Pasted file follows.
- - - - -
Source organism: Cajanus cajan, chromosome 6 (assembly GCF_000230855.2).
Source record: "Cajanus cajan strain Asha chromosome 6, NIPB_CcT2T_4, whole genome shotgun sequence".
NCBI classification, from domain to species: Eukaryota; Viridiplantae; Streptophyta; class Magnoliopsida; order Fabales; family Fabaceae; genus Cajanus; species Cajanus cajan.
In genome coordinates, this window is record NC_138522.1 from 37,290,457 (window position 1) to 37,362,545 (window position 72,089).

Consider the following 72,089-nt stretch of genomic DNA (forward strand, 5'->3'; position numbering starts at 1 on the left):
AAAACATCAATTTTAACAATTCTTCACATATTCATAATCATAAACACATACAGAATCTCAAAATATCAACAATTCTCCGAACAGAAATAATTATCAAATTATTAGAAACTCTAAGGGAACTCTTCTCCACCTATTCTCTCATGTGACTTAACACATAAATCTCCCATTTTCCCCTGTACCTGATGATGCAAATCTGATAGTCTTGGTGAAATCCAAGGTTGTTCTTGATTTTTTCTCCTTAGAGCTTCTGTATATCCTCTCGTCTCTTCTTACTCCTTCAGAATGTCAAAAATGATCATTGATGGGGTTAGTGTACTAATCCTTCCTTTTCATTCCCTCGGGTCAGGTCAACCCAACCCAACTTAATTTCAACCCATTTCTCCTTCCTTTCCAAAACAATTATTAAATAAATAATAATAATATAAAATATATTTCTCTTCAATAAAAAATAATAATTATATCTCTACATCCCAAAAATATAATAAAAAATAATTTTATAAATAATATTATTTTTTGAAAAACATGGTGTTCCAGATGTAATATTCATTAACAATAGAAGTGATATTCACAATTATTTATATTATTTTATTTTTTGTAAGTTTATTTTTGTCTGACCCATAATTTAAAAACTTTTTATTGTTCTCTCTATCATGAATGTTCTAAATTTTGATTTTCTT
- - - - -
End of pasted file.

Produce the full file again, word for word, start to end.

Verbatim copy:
Source organism: Cajanus cajan, chromosome 6 (assembly GCF_000230855.2).
Source record: "Cajanus cajan strain Asha chromosome 6, NIPB_CcT2T_4, whole genome shotgun sequence".
NCBI classification, from domain to species: Eukaryota; Viridiplantae; Streptophyta; class Magnoliopsida; order Fabales; family Fabaceae; genus Cajanus; species Cajanus cajan.
In genome coordinates, this window is record NC_138522.1 from 37,290,457 (window position 1) to 37,362,545 (window position 72,089).

Consider the following 72,089-nt stretch of genomic DNA (forward strand, 5'->3'; position numbering starts at 1 on the left):
AAAACATCAATTTTAACAATTCTTCACATATTCATAATCATAAACACATACAGAATCTCAAAATATCAACAATTCTCCGAACAGAAATAATTATCAAATTATTAGAAACTCTAAGGGAACTCTTCTCCACCTATTCTCTCATGTGACTTAACACATAAATCTCCCATTTTCCCCTGTACCTGATGATGCAAATCTGATAGTCTTGGTGAAATCCAAGGTTGTTCTTGATTTTTTCTCCTTAGAGCTTCTGTATATCCTCTCGTCTCTTCTTACTCCTTCAGAATGTCAAAAATGATCATTGATGGGGTTAGTGTACTAATCCTTCCTTTTCATTCCCTCGGGTCAGGTCAACCCAACCCAACTTAATTTCAACCCATTTCTCCTTCCTTTCCAAAACAATTATTAAATAAATAATAATAATATAAAATATATTTCTCTTCAATAAAAAATAATAATTATATCTCTACATCCCAAAAATATAATAAAAAATAATTTTATAAATAATATTATTTTTTGAAAAACATGGTGTTCCAGATGTAATATTCATTAACAATAGAAGTGATATTCACAATTATTTATATTATTTTATTTTTTGTAAGTTTATTTTTGTCTGACCCATAATTTAAAAACTTTTTATTGTTCTCTCTATCATGAATGTTCTAAATTTTGATTTTCTT